1. Lack of education means a lot of people can’t actually determine what economic policies are good for them or bad for them.
2. People who can’t discern the effects policy decisions will have on them latch onto any explanation that sounds adequate by people they trust and believe.
3. Politicians who wish to manipulate the uneducated and ignorant tell these people what they want to hear rather than present sound policy decisions because these people do not understand policies.
4. Once people have heard a politician tell them what they want to hear they will associate the policy decisions these politicians advocate for as being good for them.
5. When no one understands the effects certain policy decisions will have you can pretty much argue any policy decision as being good for anybody as long as you sound convincing. For example: “We should lower taxes to create jobs. With lower taxes more companies will have more money to create jobs.” People want to hear how they will get more jobs. Lowering taxes does mean companies will have more money so they could hire more people this ought to work.” Then people assume the job tbey get will be a good job so they don’t worry about social programs since they won’t need them once they have a job which lower taxes will get them.
If you’re saying education, you’re missing a step.
Southerners could have improved their school systems long ago.
White Southerners, and rural people in general, are voting for their interests. They’re just voting for their interests relatively instead of absolutely.
To feel like you’re doing better, you need to be doing better than someone else. It’s more important to put a floor under you and have people in a status you can never descend to—a status they can never climb from—because then you have security.
Continue reading “‘Why are people in the south Republican when they should be fiscally liberal?’” →
I am assuming that the computer program did not factor in race at all and instead focused on actual circumstances which black people just tend to be worse off in. Then ‘ProPublica’ got outraged when doing simple data mining because working to actually resolve and understand issues has been well outside of the American left’s wheelhouse for decades.
The algorithm is literally biased
Yeah, you can say you have a completely race-blind algorithm, but if it’s blind to racism impacting the data, it’s going to have a result that suffers from racism as well.
For example, asking, ‘Was one of your parents ever sent to jail or prison?’ is really closely akin to asking whether someone’s grandparent was a slave before forcing them to pay a poll tax or take a literacy test. The question may not be inherently racist, but the question it’s asking is addressing a reality that was racist and affected people disproportionately.
If you’re white, your parents are less likely to have been arrested by police for smoking weed in the 1970s. If you’re white, you’re more likely to have gotten off with a warning when you got in a fight in high school than prosecuted for a felony. If you’re white, you probably have a social network that can provide you with a job more easily because your family, friends, neighborhood, and classmates were allowed to inherit and increase their wealth.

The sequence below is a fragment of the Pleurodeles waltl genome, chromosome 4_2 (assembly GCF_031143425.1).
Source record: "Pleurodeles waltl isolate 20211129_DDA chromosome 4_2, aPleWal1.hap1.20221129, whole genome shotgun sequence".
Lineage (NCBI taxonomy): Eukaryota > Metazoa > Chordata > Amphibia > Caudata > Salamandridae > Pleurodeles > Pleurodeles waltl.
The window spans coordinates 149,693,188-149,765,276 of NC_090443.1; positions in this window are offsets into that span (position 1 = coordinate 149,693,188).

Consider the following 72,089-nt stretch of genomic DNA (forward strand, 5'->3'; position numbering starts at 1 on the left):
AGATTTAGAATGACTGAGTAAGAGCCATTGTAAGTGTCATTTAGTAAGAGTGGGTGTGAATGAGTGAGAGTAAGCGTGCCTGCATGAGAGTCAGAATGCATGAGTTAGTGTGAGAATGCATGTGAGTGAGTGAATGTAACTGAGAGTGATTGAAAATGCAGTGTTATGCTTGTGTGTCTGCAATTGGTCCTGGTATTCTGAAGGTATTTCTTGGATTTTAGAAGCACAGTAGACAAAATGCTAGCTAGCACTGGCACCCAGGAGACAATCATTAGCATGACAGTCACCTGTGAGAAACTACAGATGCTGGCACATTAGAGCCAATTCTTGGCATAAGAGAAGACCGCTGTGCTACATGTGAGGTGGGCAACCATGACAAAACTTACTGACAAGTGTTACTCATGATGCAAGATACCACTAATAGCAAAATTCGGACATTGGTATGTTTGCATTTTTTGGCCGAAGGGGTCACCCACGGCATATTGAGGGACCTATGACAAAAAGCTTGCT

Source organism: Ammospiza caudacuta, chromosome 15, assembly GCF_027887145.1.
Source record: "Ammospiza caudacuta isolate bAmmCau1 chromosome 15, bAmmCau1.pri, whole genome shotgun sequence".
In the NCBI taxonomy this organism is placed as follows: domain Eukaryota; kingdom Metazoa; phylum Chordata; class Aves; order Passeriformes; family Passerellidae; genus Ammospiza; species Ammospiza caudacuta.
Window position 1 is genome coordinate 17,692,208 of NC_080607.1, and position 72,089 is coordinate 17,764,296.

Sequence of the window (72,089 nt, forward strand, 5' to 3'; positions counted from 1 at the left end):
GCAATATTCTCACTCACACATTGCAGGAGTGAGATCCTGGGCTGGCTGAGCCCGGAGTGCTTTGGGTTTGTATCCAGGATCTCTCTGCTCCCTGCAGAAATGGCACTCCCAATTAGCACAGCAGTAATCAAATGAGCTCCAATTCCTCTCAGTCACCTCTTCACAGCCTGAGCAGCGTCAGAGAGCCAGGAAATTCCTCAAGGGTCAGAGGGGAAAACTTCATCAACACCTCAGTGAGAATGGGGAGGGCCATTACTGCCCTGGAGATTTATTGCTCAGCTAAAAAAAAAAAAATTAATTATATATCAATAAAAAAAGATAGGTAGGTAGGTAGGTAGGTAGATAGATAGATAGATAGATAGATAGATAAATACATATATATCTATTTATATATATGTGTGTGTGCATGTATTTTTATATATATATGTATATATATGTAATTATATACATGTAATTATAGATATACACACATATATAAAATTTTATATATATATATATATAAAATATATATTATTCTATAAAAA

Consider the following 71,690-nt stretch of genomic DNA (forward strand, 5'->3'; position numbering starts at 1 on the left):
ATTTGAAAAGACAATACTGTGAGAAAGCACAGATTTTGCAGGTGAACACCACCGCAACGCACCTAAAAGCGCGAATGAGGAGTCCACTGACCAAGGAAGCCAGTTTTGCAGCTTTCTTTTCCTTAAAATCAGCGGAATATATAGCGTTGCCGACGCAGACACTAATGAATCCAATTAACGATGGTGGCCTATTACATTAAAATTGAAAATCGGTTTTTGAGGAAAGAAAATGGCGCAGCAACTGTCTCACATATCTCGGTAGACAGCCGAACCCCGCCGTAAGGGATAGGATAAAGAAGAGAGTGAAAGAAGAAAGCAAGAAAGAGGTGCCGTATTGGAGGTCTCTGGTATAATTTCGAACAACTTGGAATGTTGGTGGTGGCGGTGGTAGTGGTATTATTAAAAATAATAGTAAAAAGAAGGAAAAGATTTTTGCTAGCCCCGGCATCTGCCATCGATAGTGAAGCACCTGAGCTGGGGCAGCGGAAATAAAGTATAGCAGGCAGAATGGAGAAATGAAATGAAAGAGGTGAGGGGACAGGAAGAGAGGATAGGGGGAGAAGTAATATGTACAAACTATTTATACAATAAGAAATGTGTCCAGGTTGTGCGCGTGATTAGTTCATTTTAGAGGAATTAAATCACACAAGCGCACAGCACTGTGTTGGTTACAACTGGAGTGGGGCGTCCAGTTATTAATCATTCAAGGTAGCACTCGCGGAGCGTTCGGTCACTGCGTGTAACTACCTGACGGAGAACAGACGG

An algorithm that perpetuates systemic biases probably is not a well-designed one. Continue reading “‘Why do liberals hate facts?’” →
Gentrification is a problem because it flows from historical discrimination, and the power dynamics tend to fall along those lines.
If everyone had equal wealth, or if wealth really were distributed according to merit, gentrification might just be some unpleasant but necessary feature of changing economies, labor markets, and urban life.
But instead what we have in the United States is a society where some groups have been robbed of wealth generation after generation, and others have been gifted that wealth and allowed to inherit it instead. So even if most de jure racism either is no longer on the books or can’t be openly enforced, we still have the equivalent of grandfather clauses operating all over the place.
Continue reading “‘What do you think of gentrification?’” →
TL;DR: Lead levels and violent crime are incredibly strongly correlated. This is much higher than traditional correlations between violent crime based on demographic stats (living in a city, being black, or being a Southerner all increase your chances of both committing or being a victim of violent crime).
This holds true at the country level, the state level, the city level, and the neighborhood level, and the evidence is extremely strong.
So people don’t cause crime; lead causes crime.
It’s sort of like the idea of replacement level in major sports. The quality of play may go up or down over time, but we mostly judge people in relation to their peers and what we expect the average person would do.
Continue reading “‘Crime Isn’t Caused By Race. It’s Caused By Lead Levels in the Air’” →